Plan For The Drama…Part Two

In the last post we talked about planning for the drama that seems to arrive when you are on your way to becoming a successful student. But how do you handle drama that comes without any warning? How do you deal with the drama that arrives when you do not have a plan? Here is what you want to do:

#1. Identify The Type of Drama: What kind of drama is it? Is it marital, car trouble, in-laws, grades in a class, health related, boyfriend/girlfriend, job related–what kind of drama is it? If you don’t identify it, then it will take on an identity of its own. It can become something bigger or smaller than what it needs to be because you have not named it for what it really is.

#2. Categorize It’s Solution Level: There are only two categories for every problem in your life. Your problem is either one that can be solved by you or one that can be solved by someone else. A flat tire is not someone else’s problem–it is MY problem and I can fix it so that moves it immediately to the next step. World hunger is not a problem that I can solve on my own right now–it is a problem that will require me and everyone else to work together towards a solution. That will have to wait. What do I look like running off to solve world hunger while my car sits in the middle lane of the interstate? So if it is a problem that only others can help you solve then find those people and submit your problem. If it is something that YOU must solve, then go to step three.

#3. Identify Your Resources and Ask Questions: This is usually where people fail. They expect to speak with one person and resolve the issue. Sometimes, the issue requires multiple phone calls, office visits, paperwork, documentation, emails, misinformation, etc. People don’t want to go through any of that these days so they simply quit. Please realize that when you get to stage three, this is when you become Sherlock Holmes and Batman. You become a detective and you piece together the clues to determine who you need to talk to. This will require you to ask questions. Questions are your greatest weapon because every question can lead you to an answer. the only way that you do not gain the most effective answer is to stop asking effective questions. Write down your questions before you ask them and keep track of the answers. Ask the same questions in different ways and watch how much new information you will receive. Most people do not ask questions out of fear of rejection. They feel that when they ask questions that they are no longer in control–but you ARE in control when it is the other persons responsibility to answer questions 🙂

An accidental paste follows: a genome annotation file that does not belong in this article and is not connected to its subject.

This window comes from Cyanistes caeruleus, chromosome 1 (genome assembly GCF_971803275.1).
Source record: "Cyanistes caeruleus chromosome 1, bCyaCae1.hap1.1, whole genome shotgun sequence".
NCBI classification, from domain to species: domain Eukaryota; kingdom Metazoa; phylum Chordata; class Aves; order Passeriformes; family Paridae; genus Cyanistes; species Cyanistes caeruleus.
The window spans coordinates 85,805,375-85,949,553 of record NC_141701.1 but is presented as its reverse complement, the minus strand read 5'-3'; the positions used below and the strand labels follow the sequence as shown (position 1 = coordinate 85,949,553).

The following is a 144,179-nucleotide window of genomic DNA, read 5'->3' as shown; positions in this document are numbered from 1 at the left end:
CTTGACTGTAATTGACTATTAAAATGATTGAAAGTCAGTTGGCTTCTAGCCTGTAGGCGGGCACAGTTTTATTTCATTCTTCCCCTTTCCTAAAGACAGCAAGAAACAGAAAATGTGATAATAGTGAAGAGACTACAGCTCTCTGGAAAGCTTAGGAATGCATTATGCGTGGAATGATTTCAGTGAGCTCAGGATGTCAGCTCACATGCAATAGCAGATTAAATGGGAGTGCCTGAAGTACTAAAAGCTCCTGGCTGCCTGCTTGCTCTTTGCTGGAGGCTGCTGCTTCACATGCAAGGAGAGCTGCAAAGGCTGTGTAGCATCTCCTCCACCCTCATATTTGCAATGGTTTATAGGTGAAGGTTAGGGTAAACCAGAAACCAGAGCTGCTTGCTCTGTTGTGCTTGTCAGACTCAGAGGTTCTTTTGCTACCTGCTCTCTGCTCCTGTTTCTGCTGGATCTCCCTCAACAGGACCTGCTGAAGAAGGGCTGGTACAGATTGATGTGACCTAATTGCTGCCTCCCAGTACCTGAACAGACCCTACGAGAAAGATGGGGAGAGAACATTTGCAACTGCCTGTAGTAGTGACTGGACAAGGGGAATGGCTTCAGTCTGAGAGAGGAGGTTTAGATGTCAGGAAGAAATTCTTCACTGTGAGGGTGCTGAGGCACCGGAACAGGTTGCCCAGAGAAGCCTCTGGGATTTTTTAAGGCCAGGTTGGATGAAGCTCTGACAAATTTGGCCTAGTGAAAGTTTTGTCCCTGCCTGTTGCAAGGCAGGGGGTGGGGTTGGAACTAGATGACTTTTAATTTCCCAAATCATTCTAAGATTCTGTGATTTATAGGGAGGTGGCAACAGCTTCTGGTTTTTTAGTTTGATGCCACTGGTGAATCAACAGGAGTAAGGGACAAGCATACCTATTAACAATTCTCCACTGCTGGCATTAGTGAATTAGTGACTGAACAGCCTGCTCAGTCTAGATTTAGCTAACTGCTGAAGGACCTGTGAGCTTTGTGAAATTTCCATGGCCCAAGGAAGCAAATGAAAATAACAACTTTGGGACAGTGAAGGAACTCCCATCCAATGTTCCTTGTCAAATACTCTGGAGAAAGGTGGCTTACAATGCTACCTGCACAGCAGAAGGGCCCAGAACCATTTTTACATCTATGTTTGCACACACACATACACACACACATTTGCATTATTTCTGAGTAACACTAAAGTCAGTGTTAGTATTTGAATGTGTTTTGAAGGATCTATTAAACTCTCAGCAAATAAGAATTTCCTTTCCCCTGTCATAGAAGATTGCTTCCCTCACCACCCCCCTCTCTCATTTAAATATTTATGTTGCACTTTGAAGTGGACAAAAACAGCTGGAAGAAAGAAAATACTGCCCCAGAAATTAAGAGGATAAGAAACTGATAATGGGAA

#4. Realize That You Are Not The First: This is the one step that is the most difficult to fulfill. When you take this step out must release some of your bragging rights and rights to cry and complain in order to pull this step off. You are not the first to go to school during a divorce, you are not the first to lose a child, you are not the first to fail a class, and you are not the first to be taken advantage of. There is a process for fixing your problem and there are people who are willing to help. And if they are not willing, it’s at least their job to try and help.

I had some issues with my car one day. It required a new seal for an oil gasket and the guys wanted to charge $500 for the job. I simply did not have that and I needed a way to get to work. So, I asked 2 or 3 mechanics (step 1) to help me identify the problem. Sure enough, it was the seal. Then I asked them if this was something that I could fix (step 2) alone and they said yes. That is when I took to the internet to find online mechanics who labelled the process for putting one on step by step (step 3) because I knew that I was not the first one to ever have to do this alone (step 4). If you go into your school year with these four steps in your pocket, it can truly turn the tide of life issues by turning your drama into moments of growth.